10th ASOS dedicates facility to fallen airman
Airmen assigned to the 10th Air Support Operations Squadron at Fort Riley stand in front of a decommissioned Air Force jet bearing the name of Senior Airman Bradley Smith, who was killed in Afghanistan while serving with the Army’s 4th Infantry Division. (U.S. Army photo by Sgt. Roland Hale, 1st Inf. Div. Public Affairs)
Story by: Sgt. Roland Hale
1ST INF. DIV. PUBLIC AFFAIRS
An Air Force squadron at Fort Riley rededicated its headquarters Oct. 14, 2011 in memory of one its own who was killed in 2010 while serving with an Army unit in Afghanistan.
The 10th Air Support Operations Squadron, an Air Force element attached to the 1st Infantry Division, officially touted the building "Bradley R. Smith Hall" in honor of Senior Airman Bradley Smith, who was killed in Afghanistan while serving with the 4th Infantry Division.
Smith and a platoon-sized element of Soldiers were on patrol near Kandahar in January of 2010 when they encountered an improvised explosive device and were attacked by mortars, small arms fire and rocket propelled grenades.
After the initial attack, Smith and an Army medic volunteered to leave their fighting positions to retrieve wounded personnel. Once Smith and the medic retrieved a wounded airman and a deceased Soldier, he coordinated several waves of scout helicopter attacks against the platoon's attackers.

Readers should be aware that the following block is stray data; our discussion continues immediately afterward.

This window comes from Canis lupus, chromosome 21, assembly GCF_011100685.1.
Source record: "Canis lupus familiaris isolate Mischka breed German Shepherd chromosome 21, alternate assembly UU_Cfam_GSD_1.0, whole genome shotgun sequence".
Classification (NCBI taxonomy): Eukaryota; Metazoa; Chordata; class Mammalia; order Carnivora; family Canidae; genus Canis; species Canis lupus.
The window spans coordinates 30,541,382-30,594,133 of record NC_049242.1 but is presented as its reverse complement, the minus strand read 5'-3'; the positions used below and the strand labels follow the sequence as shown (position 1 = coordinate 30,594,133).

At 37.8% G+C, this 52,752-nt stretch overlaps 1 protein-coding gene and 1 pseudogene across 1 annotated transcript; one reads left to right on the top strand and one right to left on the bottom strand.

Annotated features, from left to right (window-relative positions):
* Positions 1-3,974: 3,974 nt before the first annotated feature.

After controlling air support for more than half an hour, Smith again volunteered to recover the remains of another fallen Soldier. On his way back to the platoon, only ten meters away from the casualty collection point, Smith and the medic hit another IED and were killed instantly.
Smith is survived by his wife, Tiffany, and young daughter, Chloe.
Squadron Commander Maj. Jason Wood spoke at the ceremony.
"Today we honor a great American hero and pay tribute to his ultimate sacrifice," he said. "He died protecting his comrades in arms, but his spirit lives on with us today."
The ceremony also honored Senior Airman Mike Malarsie, who was wounded alongside Smith during the attack.
The squadron placed the names of both airmen below the cockpit of a decommissioned A-10 Warthog that sits across from the headquarters building.
Near the entrance to the headquarters, the squadron unveiled a small monument bearing an engraving of Smith in uniform surrounded by his military decorations. The monument reads, "GONE BUT NEVER FORGOTTEN."